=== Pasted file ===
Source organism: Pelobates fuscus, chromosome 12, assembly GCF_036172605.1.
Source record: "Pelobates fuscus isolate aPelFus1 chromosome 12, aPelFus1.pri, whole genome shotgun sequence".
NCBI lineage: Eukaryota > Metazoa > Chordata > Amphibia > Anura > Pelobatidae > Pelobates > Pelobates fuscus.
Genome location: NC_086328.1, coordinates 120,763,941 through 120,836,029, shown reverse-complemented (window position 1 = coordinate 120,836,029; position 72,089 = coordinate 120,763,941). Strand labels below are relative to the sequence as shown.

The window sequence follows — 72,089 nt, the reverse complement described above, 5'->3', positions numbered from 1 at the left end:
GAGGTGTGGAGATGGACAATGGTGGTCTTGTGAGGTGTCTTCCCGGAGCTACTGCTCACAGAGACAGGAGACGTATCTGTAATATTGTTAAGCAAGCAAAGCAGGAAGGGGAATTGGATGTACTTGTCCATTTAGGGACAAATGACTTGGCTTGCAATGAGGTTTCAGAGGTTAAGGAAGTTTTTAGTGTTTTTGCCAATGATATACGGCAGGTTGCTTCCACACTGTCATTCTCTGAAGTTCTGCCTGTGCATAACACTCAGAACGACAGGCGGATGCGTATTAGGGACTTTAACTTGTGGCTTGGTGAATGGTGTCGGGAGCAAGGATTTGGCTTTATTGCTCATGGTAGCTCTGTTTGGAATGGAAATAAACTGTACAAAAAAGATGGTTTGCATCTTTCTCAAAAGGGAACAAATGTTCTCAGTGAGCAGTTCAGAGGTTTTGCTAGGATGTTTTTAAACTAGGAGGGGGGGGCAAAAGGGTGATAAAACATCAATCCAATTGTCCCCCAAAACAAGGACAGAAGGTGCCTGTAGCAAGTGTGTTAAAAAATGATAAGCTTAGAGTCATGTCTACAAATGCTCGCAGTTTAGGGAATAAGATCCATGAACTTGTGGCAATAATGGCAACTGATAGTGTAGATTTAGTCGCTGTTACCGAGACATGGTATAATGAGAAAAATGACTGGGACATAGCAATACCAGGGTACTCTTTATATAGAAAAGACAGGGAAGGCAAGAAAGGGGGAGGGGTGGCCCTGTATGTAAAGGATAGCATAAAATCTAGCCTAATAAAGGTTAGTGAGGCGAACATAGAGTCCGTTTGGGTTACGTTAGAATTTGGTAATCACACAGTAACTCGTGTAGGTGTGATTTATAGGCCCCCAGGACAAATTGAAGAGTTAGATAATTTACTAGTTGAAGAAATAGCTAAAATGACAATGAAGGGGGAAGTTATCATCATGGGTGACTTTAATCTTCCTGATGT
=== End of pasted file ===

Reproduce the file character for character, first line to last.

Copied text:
Source organism: Pelobates fuscus, chromosome 12, assembly GCF_036172605.1.
Source record: "Pelobates fuscus isolate aPelFus1 chromosome 12, aPelFus1.pri, whole genome shotgun sequence".
NCBI lineage: Eukaryota > Metazoa > Chordata > Amphibia > Anura > Pelobatidae > Pelobates > Pelobates fuscus.
Genome location: NC_086328.1, coordinates 120,763,941 through 120,836,029, shown reverse-complemented (window position 1 = coordinate 120,836,029; position 72,089 = coordinate 120,763,941). Strand labels below are relative to the sequence as shown.

The window sequence follows — 72,089 nt, the reverse complement described above, 5'->3', positions numbered from 1 at the left end:
GAGGTGTGGAGATGGACAATGGTGGTCTTGTGAGGTGTCTTCCCGGAGCTACTGCTCACAGAGACAGGAGACGTATCTGTAATATTGTTAAGCAAGCAAAGCAGGAAGGGGAATTGGATGTACTTGTCCATTTAGGGACAAATGACTTGGCTTGCAATGAGGTTTCAGAGGTTAAGGAAGTTTTTAGTGTTTTTGCCAATGATATACGGCAGGTTGCTTCCACACTGTCATTCTCTGAAGTTCTGCCTGTGCATAACACTCAGAACGACAGGCGGATGCGTATTAGGGACTTTAACTTGTGGCTTGGTGAATGGTGTCGGGAGCAAGGATTTGGCTTTATTGCTCATGGTAGCTCTGTTTGGAATGGAAATAAACTGTACAAAAAAGATGGTTTGCATCTTTCTCAAAAGGGAACAAATGTTCTCAGTGAGCAGTTCAGAGGTTTTGCTAGGATGTTTTTAAACTAGGAGGGGGGGGCAAAAGGGTGATAAAACATCAATCCAATTGTCCCCCAAAACAAGGACAGAAGGTGCCTGTAGCAAGTGTGTTAAAAAATGATAAGCTTAGAGTCATGTCTACAAATGCTCGCAGTTTAGGGAATAAGATCCATGAACTTGTGGCAATAATGGCAACTGATAGTGTAGATTTAGTCGCTGTTACCGAGACATGGTATAATGAGAAAAATGACTGGGACATAGCAATACCAGGGTACTCTTTATATAGAAAAGACAGGGAAGGCAAGAAAGGGGGAGGGGTGGCCCTGTATGTAAAGGATAGCATAAAATCTAGCCTAATAAAGGTTAGTGAGGCGAACATAGAGTCCGTTTGGGTTACGTTAGAATTTGGTAATCACACAGTAACTCGTGTAGGTGTGATTTATAGGCCCCCAGGACAAATTGAAGAGTTAGATAATTTACTAGTTGAAGAAATAGCTAAAATGACAATGAAGGGGGAAGTTATCATCATGGGTGACTTTAATCTTCCTGATGT